From The Grindhouse Cinema Database

< Tanya

If the following story seems to be true one, it is because art mirrors life.

In today's day and age, an adult film is regulated to exploit or to spoof something of pop culture. Be it a television show or a popular, blockbuster film. But to make a parody or a real-life, headlining event? It's almost unthinkable to do so. But this being The GCDb, you should know by now that anything goes...

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Obviously drawing inspiration from the true accounts of Patty Hearst, the daughter of a business tycoon who was kidnapped by a revolutionary group and, as a result, became (Presumably) brainwashed by her captives and resorted to crime. Though a few other filmed productions of this topic would soon follow, none would venture into the territory that Tanya would dive into.

The film opens with a newscaster (I. Whitnast) adressing the audience of the kidnapping of Charlotte Kane (Maria Arnold), the daughter of Charles Kane (Name sound familiar?) Charlotte finds herself at an abandoned church face to face with the members of the S.L.A. (The Symphonic Liberation Army) Among it's members are the quiet and articulate, Prissy (Susan Ayers) Ex-band drummer, Harold (Bobby Russell, think of him as Michael J. Pollard with a bald spot and a handyman moustache), tough-girl Penny (Played by the always reliable, Tallie Chochrane) giant afro-wearing, Pat Nixon (Shani Nyota) and the S.L.A.'s outspoken leader, "Field Marshall" Cinque (B.B. Hinds)

Cinque lectures Charlotte of the group's intentions hoping to provoke fear and awareness to the future destruction of the "Insect Pigs" (Cinque's hilarious term for fascists), but instead of achieving the desired effects, Charlotte is just completely dim-witted and oblivious to the matter. Having no use for her, Cinque then offers Charlotte to become one of their own. Charlotte also might even get the idea that these revolutionaries might not be as threatening once she discovers how much sex-swapping occurs with the group! But once Charlotte opens up her own sexuality and (In voiceover) discovers what freedom's all about, she is reborn as "Tanya", the revolutionary nymphomaniac!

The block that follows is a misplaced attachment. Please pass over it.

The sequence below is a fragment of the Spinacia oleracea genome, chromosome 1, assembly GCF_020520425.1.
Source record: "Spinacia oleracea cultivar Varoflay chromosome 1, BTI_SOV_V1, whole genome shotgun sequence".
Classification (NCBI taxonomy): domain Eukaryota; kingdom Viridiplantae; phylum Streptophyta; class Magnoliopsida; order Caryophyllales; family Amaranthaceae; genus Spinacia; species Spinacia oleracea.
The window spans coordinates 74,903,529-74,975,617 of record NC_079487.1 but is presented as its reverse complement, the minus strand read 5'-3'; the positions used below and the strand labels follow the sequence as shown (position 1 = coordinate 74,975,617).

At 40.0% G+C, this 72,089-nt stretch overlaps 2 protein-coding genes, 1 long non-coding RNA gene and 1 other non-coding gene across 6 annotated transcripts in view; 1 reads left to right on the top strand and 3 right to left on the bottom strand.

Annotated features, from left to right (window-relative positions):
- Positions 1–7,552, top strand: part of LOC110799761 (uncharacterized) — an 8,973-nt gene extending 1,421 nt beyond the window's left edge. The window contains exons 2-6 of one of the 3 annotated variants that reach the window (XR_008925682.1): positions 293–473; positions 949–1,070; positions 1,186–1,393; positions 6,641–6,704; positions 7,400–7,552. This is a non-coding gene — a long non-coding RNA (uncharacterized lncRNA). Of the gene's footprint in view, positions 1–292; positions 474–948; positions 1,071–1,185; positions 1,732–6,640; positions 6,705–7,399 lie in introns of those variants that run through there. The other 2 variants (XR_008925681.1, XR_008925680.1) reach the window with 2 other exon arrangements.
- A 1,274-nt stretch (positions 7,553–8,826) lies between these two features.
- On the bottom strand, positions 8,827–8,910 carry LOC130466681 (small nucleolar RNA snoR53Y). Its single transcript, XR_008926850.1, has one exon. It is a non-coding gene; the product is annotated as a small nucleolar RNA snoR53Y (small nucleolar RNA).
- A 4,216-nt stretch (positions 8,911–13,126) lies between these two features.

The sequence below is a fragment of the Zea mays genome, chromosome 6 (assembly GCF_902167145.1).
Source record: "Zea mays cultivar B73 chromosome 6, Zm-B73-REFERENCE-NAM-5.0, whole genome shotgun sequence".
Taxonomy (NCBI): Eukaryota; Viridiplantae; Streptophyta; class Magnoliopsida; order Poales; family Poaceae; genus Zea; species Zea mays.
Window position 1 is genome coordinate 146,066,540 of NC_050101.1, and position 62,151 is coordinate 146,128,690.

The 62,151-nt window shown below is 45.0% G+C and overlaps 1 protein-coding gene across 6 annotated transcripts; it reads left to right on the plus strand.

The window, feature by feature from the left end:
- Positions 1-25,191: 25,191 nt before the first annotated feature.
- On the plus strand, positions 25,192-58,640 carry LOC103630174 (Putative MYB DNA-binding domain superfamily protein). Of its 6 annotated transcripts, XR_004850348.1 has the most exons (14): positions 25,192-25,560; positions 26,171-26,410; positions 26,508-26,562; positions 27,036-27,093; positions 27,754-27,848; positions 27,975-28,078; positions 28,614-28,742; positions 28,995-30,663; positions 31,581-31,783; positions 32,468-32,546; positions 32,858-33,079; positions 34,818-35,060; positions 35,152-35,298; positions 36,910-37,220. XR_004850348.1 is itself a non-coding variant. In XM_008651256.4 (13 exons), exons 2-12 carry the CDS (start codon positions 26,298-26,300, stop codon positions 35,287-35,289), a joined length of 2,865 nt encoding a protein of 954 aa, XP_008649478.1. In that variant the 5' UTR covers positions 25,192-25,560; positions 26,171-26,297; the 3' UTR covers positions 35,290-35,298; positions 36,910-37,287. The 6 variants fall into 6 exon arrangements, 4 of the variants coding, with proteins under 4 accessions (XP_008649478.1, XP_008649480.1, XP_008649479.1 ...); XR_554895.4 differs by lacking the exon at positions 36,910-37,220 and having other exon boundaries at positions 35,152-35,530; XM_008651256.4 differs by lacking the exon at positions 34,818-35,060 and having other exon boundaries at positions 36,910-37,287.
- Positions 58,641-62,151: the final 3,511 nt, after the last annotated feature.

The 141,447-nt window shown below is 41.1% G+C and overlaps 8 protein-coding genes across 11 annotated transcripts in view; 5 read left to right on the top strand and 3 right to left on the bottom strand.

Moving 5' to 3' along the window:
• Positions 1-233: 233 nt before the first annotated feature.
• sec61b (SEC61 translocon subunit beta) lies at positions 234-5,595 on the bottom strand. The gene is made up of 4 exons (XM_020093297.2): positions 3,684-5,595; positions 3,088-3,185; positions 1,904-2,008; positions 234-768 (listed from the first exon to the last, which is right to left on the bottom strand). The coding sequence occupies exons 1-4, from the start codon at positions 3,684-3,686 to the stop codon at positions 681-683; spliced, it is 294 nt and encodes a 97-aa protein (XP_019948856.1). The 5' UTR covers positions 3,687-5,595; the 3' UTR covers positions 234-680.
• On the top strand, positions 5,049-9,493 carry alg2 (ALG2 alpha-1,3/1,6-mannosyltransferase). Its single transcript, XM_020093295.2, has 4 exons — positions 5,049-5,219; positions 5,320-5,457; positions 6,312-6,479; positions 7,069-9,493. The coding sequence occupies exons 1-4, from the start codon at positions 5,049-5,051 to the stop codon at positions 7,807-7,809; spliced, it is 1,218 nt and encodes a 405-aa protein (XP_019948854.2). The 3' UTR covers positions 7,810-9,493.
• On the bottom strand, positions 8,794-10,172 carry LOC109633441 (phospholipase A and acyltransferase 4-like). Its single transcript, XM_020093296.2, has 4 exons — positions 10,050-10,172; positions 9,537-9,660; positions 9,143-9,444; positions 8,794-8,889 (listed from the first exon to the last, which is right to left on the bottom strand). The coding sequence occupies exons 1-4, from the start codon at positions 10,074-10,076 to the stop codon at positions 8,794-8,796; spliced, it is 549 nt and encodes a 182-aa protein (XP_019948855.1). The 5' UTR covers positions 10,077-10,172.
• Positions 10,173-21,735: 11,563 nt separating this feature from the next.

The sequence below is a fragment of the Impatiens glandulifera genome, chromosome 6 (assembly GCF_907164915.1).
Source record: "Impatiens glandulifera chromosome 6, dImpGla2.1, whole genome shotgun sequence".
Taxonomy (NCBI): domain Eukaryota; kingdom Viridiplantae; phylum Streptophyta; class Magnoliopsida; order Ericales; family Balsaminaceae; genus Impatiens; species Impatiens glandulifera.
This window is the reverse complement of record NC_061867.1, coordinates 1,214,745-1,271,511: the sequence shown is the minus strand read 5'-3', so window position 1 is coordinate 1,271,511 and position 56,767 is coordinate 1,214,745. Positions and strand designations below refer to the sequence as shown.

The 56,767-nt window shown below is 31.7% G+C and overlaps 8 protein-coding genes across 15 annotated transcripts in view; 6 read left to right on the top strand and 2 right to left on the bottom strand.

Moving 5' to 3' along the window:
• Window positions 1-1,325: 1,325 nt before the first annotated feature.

As soon as you saw the name, Symphonic Liberation Army, you would already know that this wasn't supposed to be taken seriously. And if that didn't take further conviction, watch for the scene when Harold and Pat do "Undercover work". And if that doesn't do the job, watch for the sequence when Cinque pulls out his weapons to do battle with "The Insects"! Tanya nearly bares all the elements that one can find in various, standard softcore comedies circa 1971-1976. Longtime fans of the genre might not find anything particulary new with this film, but even if the film wasn't based on a hot topic, you're given rare, stand-out performances from the two leads.

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Marie Arnold was often a familiar face in bit roles or supporting parts in various BIP films and other sex romps, but this film her allowed her one of the rare leading roles in her filmography. Here, she at least gets to show a little bit of range evolving from a insecure dunce to a sex-starved militant. But undoubtedly, the film's biggest stealer is B.B. Hinds' performance as Cinque. Almost playing the role of the "Revolutionary Brother" completely straight to a tee, but blending an often un-noticed, high camp delivery to the part. I really wish I could have seen more from this actor. The film score (Performed by S.W.A.T) is also a welcomed addition. The fresh, rock/funk music helps provide more than a breath of fresh air to deviate from many of the monotonous sex scenes.

The constant sex, the dated humor, the claustraphobic nature (Being that the film seems to take place entirely on one location) and the lack of a detailed finale means that Tanya is an acquired taste for most. But in the world of sex-spoofs that deal with touchy subjects, Tanya shouldn't go entirely unnoticed.

Reviewed by Laydback

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